Let’s jump right into this one and begin to discuss the purpose behind the 3 emergency fund accounts. An emergency can happen at any given moment, but will you be prepared to fight through the financial snow storm? In my situation I have about 3 accounts that I can tap if an emergency arises. It helps me sleep better at night because it’s a safety net waiting to catch me if I fall on hard times. Now what is considered hard times is up for debate, as some people feel a trip to the beach for a week is considered hard times.
A new series is born today, with the premise that now I will let you in to see what things I spent my last hundred dollars on. Imagine if you had only a hundred dollars to your name, what would you spend it on?
Would you go to the Mall and splurge? Or Maybe you get happy saving some of it before its all gone?
The last hundred is a way to lighten up the financial blogosphere with something unique. Yeah I could give you a bunch of boring spreadsheets showing my monthly net worth, but that’s been done a thousand times over. As of right now I still don’t feel 100% showing you guys all my pennies and cents, but with these posts you get a sneak peak at some random expenses. See below for the fun.
Hey you do you think the minimum wage amount should be raised? If yes is your answer or no is your answer, let’s have the minimum wage debate today. The current minimum wage in my state is 8.25 cents an hour, or 330 dollars per week, or 1320 per month. This is the amount prior to taking out federal and state taxes. I don’t know about you but 330 dollars a week doesn’t go far to support anyone in 2015.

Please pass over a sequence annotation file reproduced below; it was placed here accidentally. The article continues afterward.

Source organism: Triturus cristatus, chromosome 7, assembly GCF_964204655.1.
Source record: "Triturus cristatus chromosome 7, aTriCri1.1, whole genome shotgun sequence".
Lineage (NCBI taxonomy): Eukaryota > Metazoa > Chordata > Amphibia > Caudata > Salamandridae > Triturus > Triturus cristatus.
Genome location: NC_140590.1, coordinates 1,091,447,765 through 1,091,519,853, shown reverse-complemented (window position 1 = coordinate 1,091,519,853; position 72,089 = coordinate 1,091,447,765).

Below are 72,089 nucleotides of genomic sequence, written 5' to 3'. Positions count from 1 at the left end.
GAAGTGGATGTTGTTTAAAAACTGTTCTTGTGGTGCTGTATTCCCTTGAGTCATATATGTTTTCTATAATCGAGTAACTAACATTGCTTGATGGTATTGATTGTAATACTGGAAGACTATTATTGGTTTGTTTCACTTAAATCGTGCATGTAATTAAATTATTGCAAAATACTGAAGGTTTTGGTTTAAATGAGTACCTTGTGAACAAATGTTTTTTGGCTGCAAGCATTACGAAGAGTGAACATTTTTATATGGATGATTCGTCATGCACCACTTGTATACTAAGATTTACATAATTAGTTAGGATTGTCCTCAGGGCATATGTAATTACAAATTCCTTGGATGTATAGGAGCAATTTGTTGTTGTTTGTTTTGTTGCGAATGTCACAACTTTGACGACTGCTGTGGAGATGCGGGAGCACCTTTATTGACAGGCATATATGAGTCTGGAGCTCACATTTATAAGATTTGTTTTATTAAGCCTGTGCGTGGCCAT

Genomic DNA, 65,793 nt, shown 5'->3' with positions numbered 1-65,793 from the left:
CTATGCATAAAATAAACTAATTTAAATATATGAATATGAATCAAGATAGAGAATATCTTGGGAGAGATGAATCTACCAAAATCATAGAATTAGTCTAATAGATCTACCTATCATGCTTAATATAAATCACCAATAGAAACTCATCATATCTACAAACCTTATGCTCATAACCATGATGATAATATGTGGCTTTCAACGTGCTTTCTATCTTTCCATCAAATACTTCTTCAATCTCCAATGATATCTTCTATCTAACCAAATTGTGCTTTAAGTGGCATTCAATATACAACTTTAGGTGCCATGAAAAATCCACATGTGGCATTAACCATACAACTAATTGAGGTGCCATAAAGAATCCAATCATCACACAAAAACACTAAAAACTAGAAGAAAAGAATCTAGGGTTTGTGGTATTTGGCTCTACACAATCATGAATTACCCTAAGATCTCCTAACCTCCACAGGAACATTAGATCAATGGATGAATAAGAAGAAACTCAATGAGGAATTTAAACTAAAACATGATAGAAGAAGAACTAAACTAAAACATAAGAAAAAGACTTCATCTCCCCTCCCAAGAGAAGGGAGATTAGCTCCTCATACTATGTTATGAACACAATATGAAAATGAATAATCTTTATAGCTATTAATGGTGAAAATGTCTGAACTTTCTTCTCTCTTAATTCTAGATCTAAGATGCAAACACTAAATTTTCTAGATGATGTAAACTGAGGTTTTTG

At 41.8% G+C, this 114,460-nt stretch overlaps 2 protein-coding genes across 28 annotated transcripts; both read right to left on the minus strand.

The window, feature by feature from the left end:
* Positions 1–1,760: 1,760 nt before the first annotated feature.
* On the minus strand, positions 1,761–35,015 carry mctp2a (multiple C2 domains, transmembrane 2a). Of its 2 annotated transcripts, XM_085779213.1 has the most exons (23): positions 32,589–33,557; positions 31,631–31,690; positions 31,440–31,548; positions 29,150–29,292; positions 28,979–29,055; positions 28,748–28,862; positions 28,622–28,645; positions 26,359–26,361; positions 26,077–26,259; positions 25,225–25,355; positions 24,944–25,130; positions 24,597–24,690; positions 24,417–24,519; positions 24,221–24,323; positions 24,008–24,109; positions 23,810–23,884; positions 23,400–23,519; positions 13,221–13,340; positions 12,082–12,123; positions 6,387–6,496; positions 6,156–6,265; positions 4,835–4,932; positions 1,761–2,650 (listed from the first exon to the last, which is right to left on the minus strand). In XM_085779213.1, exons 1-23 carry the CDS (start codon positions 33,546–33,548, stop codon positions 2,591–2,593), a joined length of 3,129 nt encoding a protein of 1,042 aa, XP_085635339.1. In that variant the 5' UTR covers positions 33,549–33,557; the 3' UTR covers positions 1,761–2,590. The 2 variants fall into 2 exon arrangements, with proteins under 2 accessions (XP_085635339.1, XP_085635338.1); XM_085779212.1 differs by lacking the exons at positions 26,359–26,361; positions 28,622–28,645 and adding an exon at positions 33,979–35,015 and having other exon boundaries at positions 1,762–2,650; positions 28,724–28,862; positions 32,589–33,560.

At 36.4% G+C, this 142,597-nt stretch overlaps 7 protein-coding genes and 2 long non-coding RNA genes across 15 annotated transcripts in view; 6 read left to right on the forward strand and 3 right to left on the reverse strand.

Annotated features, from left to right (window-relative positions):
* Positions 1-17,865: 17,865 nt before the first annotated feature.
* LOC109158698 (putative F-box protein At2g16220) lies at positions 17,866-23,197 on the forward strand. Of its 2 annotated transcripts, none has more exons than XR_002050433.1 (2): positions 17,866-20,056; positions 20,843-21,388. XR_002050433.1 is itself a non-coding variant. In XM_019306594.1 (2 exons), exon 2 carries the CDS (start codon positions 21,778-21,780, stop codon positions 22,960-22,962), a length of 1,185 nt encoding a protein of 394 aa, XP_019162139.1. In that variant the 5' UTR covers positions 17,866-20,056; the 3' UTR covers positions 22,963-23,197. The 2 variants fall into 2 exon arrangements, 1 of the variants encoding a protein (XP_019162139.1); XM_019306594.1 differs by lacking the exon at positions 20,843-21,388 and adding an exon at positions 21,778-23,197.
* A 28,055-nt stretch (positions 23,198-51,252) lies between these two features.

From my research the average rent in my area for a 1 bedroom apartment is 850 – 1200 dollars per month. Now can someone making 1320 per month successfully pay for shelter, including food, utilities, and transportation costs? Unfortunately it is impossible for many people who oppose raising the minimum wage to do a simple budget. Thanks to a coworker I got a flyer from the national low income housing coalition, and it states a housing wage should be 25.17 per hour as the minimum in order to afford a two bedroom fair market rent in NJ. I can add and subtract with ease, and if you take 25.17 -8.25 = 16.92. That is how much we are off per hour for someone making minimum wage to afford a two bedroom rent.
After working about 40 years, most people look forward to turning 65 and finally settling down. Unfortunately, retirement can be just as stressful as holding down a career.
Those unprepared for the transition from nine-to-five to retirement are likely to run out of funds faster and suffer longer than those with strong strategies for living without income. If you are reaching the home stretch of your working life — congratulations! Here are your six final duties before you’re in the free and clear.
1. Complete Your Estate Planning
Let’ be honest: You know you should have written your will about 40 years ago, but you put it off until now. Even if you were farsighted and completed your will or trust in your 20s, like you were supposed to, the period just before retirement is a good time to review and confirm the accuracy of the information.